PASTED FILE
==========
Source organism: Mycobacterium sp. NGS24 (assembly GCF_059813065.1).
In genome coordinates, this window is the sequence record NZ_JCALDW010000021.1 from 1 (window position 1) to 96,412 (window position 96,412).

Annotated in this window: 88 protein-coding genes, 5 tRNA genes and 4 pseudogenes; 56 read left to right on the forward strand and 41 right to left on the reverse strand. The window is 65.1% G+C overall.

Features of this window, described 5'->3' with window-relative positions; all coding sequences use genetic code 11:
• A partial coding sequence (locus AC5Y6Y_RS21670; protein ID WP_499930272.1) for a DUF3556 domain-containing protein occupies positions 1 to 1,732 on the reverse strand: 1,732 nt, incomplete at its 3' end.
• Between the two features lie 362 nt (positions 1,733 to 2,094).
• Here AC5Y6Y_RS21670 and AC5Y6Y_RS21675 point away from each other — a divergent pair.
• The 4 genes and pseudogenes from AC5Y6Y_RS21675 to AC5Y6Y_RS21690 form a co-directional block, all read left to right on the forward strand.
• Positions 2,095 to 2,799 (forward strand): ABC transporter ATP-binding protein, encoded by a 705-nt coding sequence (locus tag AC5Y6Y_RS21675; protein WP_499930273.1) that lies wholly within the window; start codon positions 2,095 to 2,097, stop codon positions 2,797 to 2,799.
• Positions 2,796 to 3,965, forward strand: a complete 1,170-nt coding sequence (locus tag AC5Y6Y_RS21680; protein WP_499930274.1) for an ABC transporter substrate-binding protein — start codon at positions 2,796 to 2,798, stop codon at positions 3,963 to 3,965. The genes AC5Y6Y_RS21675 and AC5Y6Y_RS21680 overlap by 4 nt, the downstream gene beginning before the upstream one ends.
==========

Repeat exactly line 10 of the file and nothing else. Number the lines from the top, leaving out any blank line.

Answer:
• Positions 2,796 to 3,965, forward strand: a complete 1,170-nt coding sequence (locus tag AC5Y6Y_RS21680; protein WP_499930274.1) for an ABC transporter substrate-binding protein — start codon at positions 2,796 to 2,798, stop codon at positions 3,963 to 3,965. The genes AC5Y6Y_RS21675 and AC5Y6Y_RS21680 overlap by 4 nt, the downstream gene beginning before the upstream one ends.